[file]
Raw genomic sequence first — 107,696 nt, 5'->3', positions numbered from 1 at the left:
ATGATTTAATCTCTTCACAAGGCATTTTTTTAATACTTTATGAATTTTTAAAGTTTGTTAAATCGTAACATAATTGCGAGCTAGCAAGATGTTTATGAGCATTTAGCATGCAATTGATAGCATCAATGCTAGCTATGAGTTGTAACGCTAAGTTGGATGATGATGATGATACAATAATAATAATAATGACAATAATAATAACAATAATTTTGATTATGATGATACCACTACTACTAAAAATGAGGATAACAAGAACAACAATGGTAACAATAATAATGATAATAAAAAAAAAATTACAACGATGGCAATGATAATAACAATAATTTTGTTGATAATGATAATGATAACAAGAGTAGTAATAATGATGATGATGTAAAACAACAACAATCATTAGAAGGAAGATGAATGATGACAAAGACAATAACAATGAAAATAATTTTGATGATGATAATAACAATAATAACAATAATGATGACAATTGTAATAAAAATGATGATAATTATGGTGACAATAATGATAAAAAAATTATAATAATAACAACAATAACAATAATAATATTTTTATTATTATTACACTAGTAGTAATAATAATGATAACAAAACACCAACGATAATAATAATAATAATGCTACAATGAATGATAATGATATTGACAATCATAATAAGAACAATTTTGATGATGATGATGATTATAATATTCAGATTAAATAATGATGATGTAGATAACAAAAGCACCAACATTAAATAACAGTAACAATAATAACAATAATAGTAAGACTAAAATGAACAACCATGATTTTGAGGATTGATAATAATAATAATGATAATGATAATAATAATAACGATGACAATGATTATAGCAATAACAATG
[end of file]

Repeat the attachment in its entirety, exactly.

Raw genomic sequence first — 107,696 nt, 5'->3', positions numbered from 1 at the left:
ATGATTTAATCTCTTCACAAGGCATTTTTTTAATACTTTATGAATTTTTAAAGTTTGTTAAATCGTAACATAATTGCGAGCTAGCAAGATGTTTATGAGCATTTAGCATGCAATTGATAGCATCAATGCTAGCTATGAGTTGTAACGCTAAGTTGGATGATGATGATGATACAATAATAATAATAATGACAATAATAATAACAATAATTTTGATTATGATGATACCACTACTACTAAAAATGAGGATAACAAGAACAACAATGGTAACAATAATAATGATAATAAAAAAAAAATTACAACGATGGCAATGATAATAACAATAATTTTGTTGATAATGATAATGATAACAAGAGTAGTAATAATGATGATGATGTAAAACAACAACAATCATTAGAAGGAAGATGAATGATGACAAAGACAATAACAATGAAAATAATTTTGATGATGATAATAACAATAATAACAATAATGATGACAATTGTAATAAAAATGATGATAATTATGGTGACAATAATGATAAAAAAATTATAATAATAACAACAATAACAATAATAATATTTTTATTATTATTACACTAGTAGTAATAATAATGATAACAAAACACCAACGATAATAATAATAATAATGCTACAATGAATGATAATGATATTGACAATCATAATAAGAACAATTTTGATGATGATGATGATTATAATATTCAGATTAAATAATGATGATGTAGATAACAAAAGCACCAACATTAAATAACAGTAACAATAATAACAATAATAGTAAGACTAAAATGAACAACCATGATTTTGAGGATTGATAATAATAATAATGATAATGATAATAATAATAACGATGACAATGATTATAGCAATAACAATG